Fashion Brand Zara’s Party Dress Collection Made From Recycled Greenhouse Gas

New Delhi: Renowned clothing giant ‘Zara’ has launched a new clothing line of party dresses made from recycled greenhouse gases. The brand has set an example for other companies to experiment with new technologies and cut down their carbon footprint.

This is not your standard party dress. This pink party dress was released by Inditex’s Zara as a part of their limited clothing collection. The dress alone costs $90 and is sourced in parts. However, the dress is now completely sold out.

Carbon and other greenhouse gases have devastating effects on the environment and the build-up of these gases can now be seen in each and every corner of the world.

Floods at Yellowstone National Park, wildfires in California and Arizona and the extreme heat baking in Texas is the result of the emission of these gases. The pace at which these events are happening are putting pressure on companies to reduce their carbon footprints.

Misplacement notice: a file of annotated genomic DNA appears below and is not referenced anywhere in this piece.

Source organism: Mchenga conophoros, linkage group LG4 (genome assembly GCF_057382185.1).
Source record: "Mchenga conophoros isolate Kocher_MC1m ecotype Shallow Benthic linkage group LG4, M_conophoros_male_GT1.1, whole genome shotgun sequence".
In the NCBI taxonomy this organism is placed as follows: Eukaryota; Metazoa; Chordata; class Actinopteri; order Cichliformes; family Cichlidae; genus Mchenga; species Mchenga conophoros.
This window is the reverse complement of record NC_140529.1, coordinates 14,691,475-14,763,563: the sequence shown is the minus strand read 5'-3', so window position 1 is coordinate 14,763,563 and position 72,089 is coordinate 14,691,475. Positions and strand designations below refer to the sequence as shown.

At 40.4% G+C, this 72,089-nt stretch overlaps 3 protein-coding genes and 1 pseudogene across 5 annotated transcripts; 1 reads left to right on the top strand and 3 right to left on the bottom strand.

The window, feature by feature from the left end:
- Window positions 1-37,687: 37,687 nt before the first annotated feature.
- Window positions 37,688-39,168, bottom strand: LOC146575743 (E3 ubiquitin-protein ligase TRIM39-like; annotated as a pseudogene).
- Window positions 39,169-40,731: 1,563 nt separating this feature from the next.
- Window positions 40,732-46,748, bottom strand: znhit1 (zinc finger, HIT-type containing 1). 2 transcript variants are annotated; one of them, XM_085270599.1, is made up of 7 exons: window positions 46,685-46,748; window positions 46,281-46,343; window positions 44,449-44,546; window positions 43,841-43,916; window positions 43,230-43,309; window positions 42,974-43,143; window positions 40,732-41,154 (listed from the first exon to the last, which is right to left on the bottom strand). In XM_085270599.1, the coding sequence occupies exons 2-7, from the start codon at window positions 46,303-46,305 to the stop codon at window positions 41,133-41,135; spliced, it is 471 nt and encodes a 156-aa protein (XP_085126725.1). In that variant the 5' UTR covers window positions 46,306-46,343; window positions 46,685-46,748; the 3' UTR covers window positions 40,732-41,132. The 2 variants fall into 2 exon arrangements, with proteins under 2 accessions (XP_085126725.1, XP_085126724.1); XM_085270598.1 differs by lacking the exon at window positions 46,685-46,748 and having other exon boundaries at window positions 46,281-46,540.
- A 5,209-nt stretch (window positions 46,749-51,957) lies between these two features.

According to the United Nations Environment Programme, the fashion industry alone accounts for 2 to 8% of the global carbon emission.

The problem starts with the reliance of different brands on plastic for making the fabric. And in order to reduce such emission brands like Zara are now experimenting with their products.

Jennifer Holmgren, the CEO of LanzaTech Inc., says, ” the company that is working with Zara to produce products made from recycled greenhouse gases explained that these dresses contain 20% of a special type of polyester fabric made with an ingredient which is sourced from industrial carbon emission.”

She added that LanzaTech runs a plant at a steel-mill site, where they capture the carbon monoxide emission and put it into a reactor. This process is called ‘gas fermentation’. This process includes bacteria which devour the emission and release ethanol. This ethanol is then sent to different companies which convert it into other chemicals and put it into use.

LanzaTech is working with some major retail brands including Lululemon, Coty, Mibelle and Migros etc. A subsidiary of the parent brand LanzaJet is also working on the production of sustainable jet fuels which can be used by airlines.

Holmgren mentioned “to decarbonize, we have to change where carbon in everything comes from.”

If LanzaTech’s technology works well then, we can safely say that we’re stepping in the right direction. While it might not be the best solution for the fashion waste, but at least we’re working in the right direction.

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